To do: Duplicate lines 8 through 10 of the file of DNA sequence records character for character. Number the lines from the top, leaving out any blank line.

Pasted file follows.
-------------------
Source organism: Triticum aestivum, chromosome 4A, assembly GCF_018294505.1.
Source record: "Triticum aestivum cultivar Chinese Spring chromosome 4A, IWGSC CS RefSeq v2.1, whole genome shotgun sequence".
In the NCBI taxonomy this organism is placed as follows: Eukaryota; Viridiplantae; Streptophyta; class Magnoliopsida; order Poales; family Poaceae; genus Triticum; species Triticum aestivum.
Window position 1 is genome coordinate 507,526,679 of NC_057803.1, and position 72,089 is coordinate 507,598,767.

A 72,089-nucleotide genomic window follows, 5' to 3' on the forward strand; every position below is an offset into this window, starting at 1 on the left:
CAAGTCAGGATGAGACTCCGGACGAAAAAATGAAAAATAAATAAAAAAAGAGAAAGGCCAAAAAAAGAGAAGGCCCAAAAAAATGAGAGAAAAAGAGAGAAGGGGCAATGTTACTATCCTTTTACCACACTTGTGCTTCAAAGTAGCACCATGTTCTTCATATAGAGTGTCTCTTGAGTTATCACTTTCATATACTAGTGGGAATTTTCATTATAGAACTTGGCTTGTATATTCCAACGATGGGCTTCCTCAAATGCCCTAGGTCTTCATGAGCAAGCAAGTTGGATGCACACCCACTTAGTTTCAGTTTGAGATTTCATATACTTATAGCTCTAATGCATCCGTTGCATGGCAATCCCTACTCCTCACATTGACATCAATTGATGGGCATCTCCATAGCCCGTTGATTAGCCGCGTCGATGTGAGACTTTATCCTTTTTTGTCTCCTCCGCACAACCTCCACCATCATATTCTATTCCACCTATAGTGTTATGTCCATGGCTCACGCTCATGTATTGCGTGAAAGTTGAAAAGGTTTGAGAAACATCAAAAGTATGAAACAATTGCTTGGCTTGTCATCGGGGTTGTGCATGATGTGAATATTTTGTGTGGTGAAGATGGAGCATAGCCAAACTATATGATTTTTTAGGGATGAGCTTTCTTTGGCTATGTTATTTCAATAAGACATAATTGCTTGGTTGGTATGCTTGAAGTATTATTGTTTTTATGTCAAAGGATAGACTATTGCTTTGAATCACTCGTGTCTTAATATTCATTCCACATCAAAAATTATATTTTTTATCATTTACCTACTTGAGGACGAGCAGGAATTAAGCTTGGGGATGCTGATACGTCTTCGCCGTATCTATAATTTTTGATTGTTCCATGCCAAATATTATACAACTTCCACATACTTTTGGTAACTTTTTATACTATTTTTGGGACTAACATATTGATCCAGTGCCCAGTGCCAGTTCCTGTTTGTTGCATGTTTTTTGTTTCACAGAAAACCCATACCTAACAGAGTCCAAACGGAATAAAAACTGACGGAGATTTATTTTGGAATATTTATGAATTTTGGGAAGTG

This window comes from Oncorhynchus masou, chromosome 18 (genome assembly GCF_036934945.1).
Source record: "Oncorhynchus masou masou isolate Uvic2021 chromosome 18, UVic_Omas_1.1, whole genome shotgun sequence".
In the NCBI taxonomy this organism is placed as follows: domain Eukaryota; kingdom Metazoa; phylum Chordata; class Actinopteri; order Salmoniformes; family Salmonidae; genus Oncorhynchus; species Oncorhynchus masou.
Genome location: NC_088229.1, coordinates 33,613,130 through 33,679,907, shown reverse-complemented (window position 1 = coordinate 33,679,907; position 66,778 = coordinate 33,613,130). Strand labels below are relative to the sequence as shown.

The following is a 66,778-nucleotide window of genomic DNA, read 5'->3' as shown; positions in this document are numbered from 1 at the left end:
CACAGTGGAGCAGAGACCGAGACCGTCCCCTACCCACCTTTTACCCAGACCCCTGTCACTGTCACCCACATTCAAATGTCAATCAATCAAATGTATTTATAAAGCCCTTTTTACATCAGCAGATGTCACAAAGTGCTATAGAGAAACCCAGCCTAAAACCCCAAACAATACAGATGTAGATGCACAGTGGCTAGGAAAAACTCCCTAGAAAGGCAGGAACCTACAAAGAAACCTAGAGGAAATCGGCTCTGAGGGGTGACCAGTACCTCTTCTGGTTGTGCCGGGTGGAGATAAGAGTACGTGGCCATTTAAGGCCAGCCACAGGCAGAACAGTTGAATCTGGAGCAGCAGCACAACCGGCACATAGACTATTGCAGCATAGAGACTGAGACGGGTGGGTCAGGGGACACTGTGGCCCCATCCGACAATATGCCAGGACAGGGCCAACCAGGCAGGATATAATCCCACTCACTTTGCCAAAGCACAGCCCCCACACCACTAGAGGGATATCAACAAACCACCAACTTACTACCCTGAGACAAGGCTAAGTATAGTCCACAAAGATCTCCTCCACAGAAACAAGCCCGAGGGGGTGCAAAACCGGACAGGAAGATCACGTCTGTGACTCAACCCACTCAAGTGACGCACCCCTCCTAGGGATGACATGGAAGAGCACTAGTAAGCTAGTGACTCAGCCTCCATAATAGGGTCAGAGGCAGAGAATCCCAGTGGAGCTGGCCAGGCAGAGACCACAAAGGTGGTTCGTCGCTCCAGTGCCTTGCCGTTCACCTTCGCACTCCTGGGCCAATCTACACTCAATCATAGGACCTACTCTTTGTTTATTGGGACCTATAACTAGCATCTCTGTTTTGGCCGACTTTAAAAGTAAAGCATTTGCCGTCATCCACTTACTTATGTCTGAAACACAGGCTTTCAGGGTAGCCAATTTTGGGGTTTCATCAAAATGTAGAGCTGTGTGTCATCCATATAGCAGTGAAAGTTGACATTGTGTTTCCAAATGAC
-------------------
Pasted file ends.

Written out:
Source record: "Oncorhynchus masou masou isolate Uvic2021 chromosome 18, UVic_Omas_1.1, whole genome shotgun sequence".
In the NCBI taxonomy this organism is placed as follows: domain Eukaryota; kingdom Metazoa; phylum Chordata; class Actinopteri; order Salmoniformes; family Salmonidae; genus Oncorhynchus; species Oncorhynchus masou.
Genome location: NC_088229.1, coordinates 33,613,130 through 33,679,907, shown reverse-complemented (window position 1 = coordinate 33,679,907; position 66,778 = coordinate 33,613,130). Strand labels below are relative to the sequence as shown.